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Plant Design Awards—Grand Prize: Rainbow Cleaners (Part 1 of 2)

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Rainbow Cleaners exterior
A colorful LED light show illuminates the front of Rainbow Cleaners. (Photos supplied by Rainbow Cleaners)

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Pressing and finishing area
The pressing and finishing area.

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Boilers
The boiler room.

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Order assembly workstation
A computer order assembly workstation.

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Dry cleaning machine
Rainbow’s dry cleaning machine.

Bruce Beggs |

OXFORD, Miss. — Herron Rowland really didn’t want to sell the corner location his Rainbow Cleaners occupied. For months he politely declined the inquiries of a real estate developer representing a major drug store chain. The chain kept looking for a suitable site in Oxford but always came back to Rainbow’s corner. Eventually, Rowland agreed to sell the property and relocate his business.

He promptly set into motion a plan to build a better plant. Having seen his business operate out of what once had been a steakhouse, Rowland was excited to take advantage of the opportunity to build new.

He invested in excess of $1 million to design and develop a 5,000-square-foot “building that’s purpose was to function as a dry cleaning operation.” That high-visibility plant, located just seven blocks from Rainbow’s previous location, earned the Grand Prize for Best Plant Design in the 52nd Annual American Drycleaner Plant Design Awards.

HOME TO OLE MISS

Rainbow Cleaners has served Oxford, home to the University of Mississippi, or Ole Miss, since 1970. Rowland is an Ole Miss graduate, having received a business degree there in 1985. He recalls that Rainbow always stood out among the nine or 10 cleaners that once served this community.

It was originally located in the city square but as the retail environment changed and being located downtown became less convenient for customers, Rainbow Cleaners was relocated into a defunct steakhouse on Jackson Avenue, a major east-west thoroughfare that borders the Ole Miss campus, in 1996.

When Rainbow’s founder decided to retire several years later, Rowland and wife Cynthia acquired the dry cleaner in 2003.

They made no immediate changes to the business that had experienced growth during what Rowland calls the “Eli era.” The Ole Miss football program had risen to prominence in 2000-2003 on the right arm of quarterback Eli Manning, and the community and the university had grown because of it.

A few years after Manning went pro, Rowland upgraded the business with a new dry cleaning machine and some presses. “I had no intention of moving,” he says. “My plans were to continue to improve the location and the property, but I was approached by a developer for CVS Pharmacy. I was not interested in moving, but after an 18-month process, we finally reached an agreement that I would relocate.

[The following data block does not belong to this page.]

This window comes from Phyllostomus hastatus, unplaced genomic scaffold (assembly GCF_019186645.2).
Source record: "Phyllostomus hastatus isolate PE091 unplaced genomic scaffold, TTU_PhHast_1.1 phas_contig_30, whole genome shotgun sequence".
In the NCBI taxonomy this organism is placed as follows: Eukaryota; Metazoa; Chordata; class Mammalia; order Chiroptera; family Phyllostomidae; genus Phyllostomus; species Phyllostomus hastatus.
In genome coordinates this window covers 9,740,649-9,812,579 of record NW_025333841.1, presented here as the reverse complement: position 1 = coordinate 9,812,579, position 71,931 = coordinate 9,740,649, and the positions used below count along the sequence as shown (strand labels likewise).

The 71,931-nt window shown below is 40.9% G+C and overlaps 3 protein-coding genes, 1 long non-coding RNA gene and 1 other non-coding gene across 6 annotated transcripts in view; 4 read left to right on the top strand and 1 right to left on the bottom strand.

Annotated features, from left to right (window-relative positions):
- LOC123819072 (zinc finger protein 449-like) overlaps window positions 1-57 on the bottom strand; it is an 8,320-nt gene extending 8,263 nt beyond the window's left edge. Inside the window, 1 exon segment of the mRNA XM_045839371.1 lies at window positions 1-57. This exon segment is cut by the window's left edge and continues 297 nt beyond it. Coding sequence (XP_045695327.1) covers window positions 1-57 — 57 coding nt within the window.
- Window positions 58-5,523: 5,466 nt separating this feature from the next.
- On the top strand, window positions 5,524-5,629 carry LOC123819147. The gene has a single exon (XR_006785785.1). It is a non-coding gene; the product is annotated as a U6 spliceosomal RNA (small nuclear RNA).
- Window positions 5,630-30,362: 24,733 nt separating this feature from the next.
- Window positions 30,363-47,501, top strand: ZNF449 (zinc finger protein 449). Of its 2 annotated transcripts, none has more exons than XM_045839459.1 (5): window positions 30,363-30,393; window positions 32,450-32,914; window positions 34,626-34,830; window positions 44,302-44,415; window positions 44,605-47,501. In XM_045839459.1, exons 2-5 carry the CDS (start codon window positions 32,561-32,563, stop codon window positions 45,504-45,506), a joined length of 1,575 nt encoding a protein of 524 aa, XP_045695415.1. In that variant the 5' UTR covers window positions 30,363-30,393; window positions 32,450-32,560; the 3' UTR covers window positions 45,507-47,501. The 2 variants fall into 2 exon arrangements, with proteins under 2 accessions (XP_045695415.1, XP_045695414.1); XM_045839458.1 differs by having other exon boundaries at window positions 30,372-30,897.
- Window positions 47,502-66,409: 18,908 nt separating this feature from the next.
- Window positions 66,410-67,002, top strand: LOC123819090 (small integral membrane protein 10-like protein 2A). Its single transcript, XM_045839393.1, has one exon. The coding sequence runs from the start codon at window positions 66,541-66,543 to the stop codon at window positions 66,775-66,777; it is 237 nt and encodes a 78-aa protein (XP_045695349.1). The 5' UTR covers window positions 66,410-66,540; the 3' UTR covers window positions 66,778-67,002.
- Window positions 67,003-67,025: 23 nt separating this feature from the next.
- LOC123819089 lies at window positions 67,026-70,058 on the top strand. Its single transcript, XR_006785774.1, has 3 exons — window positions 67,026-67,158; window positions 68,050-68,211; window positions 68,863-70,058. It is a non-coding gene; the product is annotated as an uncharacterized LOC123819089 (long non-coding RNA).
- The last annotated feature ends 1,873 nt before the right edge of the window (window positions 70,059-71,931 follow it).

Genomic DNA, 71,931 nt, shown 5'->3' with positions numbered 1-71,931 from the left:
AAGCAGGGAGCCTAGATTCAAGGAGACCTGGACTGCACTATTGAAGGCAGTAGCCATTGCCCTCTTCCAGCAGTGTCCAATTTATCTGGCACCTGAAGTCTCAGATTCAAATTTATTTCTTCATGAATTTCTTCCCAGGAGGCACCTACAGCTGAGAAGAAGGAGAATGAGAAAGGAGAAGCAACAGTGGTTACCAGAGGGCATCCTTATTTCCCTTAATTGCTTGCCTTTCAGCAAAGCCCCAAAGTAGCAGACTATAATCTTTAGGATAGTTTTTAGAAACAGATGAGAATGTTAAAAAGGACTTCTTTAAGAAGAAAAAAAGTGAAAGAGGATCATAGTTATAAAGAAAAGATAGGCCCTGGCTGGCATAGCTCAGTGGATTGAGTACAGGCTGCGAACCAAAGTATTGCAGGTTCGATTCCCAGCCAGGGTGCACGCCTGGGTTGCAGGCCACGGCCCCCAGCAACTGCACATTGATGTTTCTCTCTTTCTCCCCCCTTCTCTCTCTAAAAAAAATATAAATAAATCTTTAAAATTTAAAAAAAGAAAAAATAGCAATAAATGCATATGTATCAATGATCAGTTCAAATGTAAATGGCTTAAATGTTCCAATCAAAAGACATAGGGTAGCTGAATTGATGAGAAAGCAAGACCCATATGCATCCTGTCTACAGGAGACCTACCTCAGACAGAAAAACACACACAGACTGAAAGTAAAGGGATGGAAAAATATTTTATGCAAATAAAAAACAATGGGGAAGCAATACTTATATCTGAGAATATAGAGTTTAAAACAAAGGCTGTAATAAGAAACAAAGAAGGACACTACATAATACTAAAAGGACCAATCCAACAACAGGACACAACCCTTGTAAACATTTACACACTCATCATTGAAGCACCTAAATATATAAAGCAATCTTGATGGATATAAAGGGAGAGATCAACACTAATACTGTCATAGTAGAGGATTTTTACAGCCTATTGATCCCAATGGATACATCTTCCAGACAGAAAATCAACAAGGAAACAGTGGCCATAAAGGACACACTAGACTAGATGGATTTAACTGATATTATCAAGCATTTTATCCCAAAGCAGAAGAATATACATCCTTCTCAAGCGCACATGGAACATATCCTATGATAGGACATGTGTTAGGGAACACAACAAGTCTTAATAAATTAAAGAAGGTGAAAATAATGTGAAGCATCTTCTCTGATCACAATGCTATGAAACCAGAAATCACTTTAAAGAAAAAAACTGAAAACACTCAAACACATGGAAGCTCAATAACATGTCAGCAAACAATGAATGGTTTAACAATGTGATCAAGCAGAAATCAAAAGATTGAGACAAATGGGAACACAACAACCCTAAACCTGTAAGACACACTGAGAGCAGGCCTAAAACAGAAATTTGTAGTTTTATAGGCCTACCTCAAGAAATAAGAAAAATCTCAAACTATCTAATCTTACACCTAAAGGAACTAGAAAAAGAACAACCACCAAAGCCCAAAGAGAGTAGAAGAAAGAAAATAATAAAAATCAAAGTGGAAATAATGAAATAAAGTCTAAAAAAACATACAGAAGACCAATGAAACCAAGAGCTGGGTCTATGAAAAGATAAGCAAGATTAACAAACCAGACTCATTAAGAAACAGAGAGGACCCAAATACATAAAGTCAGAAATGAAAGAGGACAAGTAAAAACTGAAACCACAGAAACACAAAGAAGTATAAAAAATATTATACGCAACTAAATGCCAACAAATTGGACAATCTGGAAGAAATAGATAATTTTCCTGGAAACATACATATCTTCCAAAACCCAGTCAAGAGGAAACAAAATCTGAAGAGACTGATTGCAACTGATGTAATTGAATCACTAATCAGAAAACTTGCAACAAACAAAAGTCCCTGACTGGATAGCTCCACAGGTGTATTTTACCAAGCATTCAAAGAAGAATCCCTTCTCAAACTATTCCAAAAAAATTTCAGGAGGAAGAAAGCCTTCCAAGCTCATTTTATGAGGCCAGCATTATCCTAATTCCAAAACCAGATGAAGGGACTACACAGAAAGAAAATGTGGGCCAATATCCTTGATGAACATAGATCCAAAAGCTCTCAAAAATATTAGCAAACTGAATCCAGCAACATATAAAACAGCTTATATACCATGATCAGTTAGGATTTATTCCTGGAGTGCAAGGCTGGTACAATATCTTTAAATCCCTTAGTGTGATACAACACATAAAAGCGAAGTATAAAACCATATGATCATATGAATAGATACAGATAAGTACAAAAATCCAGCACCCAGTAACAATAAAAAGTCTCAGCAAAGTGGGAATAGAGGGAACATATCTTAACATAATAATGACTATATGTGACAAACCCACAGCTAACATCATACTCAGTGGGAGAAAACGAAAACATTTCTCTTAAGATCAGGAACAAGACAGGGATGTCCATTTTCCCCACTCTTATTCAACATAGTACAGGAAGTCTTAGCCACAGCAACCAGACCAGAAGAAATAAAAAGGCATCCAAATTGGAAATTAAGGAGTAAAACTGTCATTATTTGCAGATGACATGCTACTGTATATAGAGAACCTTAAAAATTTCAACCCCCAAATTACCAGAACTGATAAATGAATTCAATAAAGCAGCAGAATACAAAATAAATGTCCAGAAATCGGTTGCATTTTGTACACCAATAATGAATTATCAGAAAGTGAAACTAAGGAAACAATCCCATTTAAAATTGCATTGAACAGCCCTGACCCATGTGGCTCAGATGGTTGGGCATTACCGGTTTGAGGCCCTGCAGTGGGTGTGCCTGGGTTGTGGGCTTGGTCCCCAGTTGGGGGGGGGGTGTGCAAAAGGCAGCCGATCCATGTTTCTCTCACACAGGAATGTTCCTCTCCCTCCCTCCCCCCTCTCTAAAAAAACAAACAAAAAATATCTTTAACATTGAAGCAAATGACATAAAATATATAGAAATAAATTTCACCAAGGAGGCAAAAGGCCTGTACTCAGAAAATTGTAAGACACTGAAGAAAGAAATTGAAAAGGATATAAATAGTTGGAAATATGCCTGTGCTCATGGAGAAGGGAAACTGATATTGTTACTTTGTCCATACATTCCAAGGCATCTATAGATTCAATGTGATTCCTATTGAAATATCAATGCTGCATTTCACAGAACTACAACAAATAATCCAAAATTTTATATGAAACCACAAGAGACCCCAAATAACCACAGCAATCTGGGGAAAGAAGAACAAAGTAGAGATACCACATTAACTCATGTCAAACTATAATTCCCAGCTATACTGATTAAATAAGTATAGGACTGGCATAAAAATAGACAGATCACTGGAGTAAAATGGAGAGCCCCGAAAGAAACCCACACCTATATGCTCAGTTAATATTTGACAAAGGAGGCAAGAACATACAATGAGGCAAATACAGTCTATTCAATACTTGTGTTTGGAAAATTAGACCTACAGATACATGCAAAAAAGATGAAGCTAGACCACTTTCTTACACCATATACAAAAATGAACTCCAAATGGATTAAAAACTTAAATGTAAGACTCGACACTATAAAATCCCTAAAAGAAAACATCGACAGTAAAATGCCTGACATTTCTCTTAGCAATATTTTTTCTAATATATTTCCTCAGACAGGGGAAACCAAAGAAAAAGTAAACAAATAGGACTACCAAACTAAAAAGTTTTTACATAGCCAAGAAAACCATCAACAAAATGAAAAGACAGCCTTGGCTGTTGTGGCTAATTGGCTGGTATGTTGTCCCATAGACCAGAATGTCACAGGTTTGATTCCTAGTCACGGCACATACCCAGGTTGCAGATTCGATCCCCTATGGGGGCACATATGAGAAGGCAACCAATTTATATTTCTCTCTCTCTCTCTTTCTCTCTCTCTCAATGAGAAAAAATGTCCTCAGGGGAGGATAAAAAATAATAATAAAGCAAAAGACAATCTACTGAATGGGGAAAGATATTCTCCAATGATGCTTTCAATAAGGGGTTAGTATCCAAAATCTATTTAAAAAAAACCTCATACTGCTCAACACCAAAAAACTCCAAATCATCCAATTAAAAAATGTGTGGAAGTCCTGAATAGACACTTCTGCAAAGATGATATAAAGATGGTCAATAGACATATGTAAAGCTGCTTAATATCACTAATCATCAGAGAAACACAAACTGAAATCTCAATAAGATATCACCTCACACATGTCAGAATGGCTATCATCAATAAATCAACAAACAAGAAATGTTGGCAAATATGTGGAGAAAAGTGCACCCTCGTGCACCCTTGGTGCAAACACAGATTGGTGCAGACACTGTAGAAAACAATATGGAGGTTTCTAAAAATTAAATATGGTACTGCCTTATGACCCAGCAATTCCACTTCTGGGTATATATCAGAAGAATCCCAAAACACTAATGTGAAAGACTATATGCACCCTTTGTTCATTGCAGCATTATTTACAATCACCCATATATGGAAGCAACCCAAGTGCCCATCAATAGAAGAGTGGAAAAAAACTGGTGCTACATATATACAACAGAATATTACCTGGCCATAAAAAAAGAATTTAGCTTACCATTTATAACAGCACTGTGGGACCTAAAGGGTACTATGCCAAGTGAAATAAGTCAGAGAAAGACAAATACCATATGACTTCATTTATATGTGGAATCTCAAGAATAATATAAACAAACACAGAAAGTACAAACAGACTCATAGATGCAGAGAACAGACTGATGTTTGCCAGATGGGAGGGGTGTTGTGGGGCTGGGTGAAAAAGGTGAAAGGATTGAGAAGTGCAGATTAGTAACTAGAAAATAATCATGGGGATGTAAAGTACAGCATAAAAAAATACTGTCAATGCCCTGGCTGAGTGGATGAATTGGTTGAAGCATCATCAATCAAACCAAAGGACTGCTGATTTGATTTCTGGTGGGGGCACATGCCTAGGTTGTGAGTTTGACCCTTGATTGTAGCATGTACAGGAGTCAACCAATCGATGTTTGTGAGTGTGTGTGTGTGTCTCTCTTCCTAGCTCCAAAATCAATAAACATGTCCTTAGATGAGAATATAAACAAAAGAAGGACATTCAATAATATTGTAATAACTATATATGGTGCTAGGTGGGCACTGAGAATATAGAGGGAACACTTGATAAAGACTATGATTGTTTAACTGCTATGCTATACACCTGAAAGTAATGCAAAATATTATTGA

“If I was going to go through this, instead of making a cleaner fit in a Bonanza Steakhouse building, we had an opportunity here to start from the ground up.”

Rowland wouldn’t have to look far to find a new location. Just up the road, “catty-corner” to the western entrance of the Ole Miss campus, sat a vacant lot. The project that had been planned for the site had stalled when the economy slowed down.

Construction on the new Rainbow Cleaners commenced there in June 2011, and the business began transitioning in November 2011. The move was completed in early 2012.

DESIGN DETAILS

As Rowland worked with an architect to develop a plant layout based on positioning of certain equipment, he considered switching to a SPOT Business Systems computer system. When he asked the software company for references, it recommended he contact Deluxe Cleaners in Birmingham, Ala.

Upon talking to the principals at Deluxe Cleaners about his software needs and describing the type of build-from-scratch project he was undertaking, they suggested he seek out Sheldon Bray, a dry cleaning consultant with Cleaner’s Mentor Consulting out of Nashville, to review his plan.

“I picked up the phone and I called him,” Rowland says. “During those conversations, I sent him a copy of the plant layout, which was sufficient, but Sheldon presented a plant layout that had a business model with it. We scrapped that first plant layout, and I handed it over to Sheldon.”

The drive-thru at the previous location was in the back of the building, and wasn’t highly visible or accessible.

“I wanted to create a drive-thru-dominant store that not just offered drive-thru but almost attracted the customer to the drive-thru rather than the counter,” says Bray, a fourth-generation dry cleaner himself. “Wanted to be able to wait on a lot of cars at once.”

Where the previous plant had used perc for dry cleaning, Bray advised Rowland to switch to hydrocarbon dry cleaning plus wet cleaning, which he did.

The previous location was confining, says Rowland, with little natural light reaching the back of the business. He really wanted a plant that embraced open spaces and let the light shine on the dry cleaning work his employees was doing.

Tomorrow: Opening the plant for all to see...

About the author

Bruce Beggs

American Trade Magazines LLC

Editorial Director, American Trade Magazines LLC

Bruce Beggs is editorial director of American Trade Magazines LLC, including American Coin-Op, American Drycleaner and American Laundry News. He was the editor of American Laundry News from November 1999 to May 2011. Beggs has worked as a newspaper reporter/editor and magazine editor since graduating from Kansas State University in 1986 with a bachelor’s degree in journalism and mass communications. He and his wife, Sandy, have two children.

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